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Enslaved- Vikingligr Veldi (Album Review)

Updated on July 31, 2012
The album's cover art.
The album's cover art. | Source

Introduction

Album: Vikingligr Veldi

Band: Enslaved

Year: 1994

Score: 9.4/10

Enslaved is actually one of my favorite bands within the black metal genre. Despite being relatively popular within the scene, they are underrated when compared to bands like Darkthrone and Mayhem. Vikingligr Veldi was the first album from Enslaved, and has become one of my favorites from the band- perhaps second only to the mighty Frost.

The song "Lifandi Liv Undir Hamri".

The Sound

Vikingligr Veldi does contain some of the clichéd elements of black metal, such as the harshly screeched vocals and tremolo picked riffs. However, the songs are more majestic and grand when compared to the minimalistic style of bands such as Darkthrone or early Immortal. Enslaved seems to be more open to the use of melodic guitar lines and moody synthesizers. The opening song, “Lifandi Liv Undir Hamri”, is a good example of all of these things. It’s built upon subtle melodies and gives an overall feeling of ancient grandeur. The synthesizer part at the beginning is absolutely addictive and the guitar riffing halfway through the song is just amazing. The former keeps making appearances throughout the song, and even duels with the guitars. Another notable aspect about Vikingligr Veldi, is the immense length of the songs. The album runs for just over fifty minutes, but it only has five songs (four are over ten minutes long). Sometimes this becomes tiresome, and is the only true reason that I have not given this a perfect rating. The album still retains the rawness of early black metal, which certainly works to the music’s advantage. I’ve already used the word ‘ancient’ to describe the sound of this album, but the production really does give the album a sort of primordial charm not unlike Satyricon’s Dark Medieval Times (although it’s more ‘viking’ metal sounding than ‘medieval’ sounding).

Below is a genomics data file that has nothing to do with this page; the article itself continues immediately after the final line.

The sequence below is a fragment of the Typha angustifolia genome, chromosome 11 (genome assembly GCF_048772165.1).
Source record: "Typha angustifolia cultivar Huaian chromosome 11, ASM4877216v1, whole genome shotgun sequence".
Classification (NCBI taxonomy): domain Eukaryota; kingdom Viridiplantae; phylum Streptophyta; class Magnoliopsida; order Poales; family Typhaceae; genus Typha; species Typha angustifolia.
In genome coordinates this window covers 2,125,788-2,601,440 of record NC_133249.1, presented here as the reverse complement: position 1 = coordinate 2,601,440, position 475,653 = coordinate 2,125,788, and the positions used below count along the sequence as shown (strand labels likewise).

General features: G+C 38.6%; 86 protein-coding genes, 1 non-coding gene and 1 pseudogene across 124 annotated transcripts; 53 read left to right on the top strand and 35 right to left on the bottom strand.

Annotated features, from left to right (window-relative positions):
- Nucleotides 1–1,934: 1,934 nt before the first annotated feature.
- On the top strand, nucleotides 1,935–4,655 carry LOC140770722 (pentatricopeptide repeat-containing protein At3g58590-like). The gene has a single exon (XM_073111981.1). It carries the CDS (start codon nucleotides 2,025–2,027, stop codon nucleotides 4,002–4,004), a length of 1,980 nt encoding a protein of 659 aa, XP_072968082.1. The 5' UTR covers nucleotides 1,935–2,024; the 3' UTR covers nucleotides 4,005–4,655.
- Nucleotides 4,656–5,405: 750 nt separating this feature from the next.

The song "Heimdallr".

The Instrumentation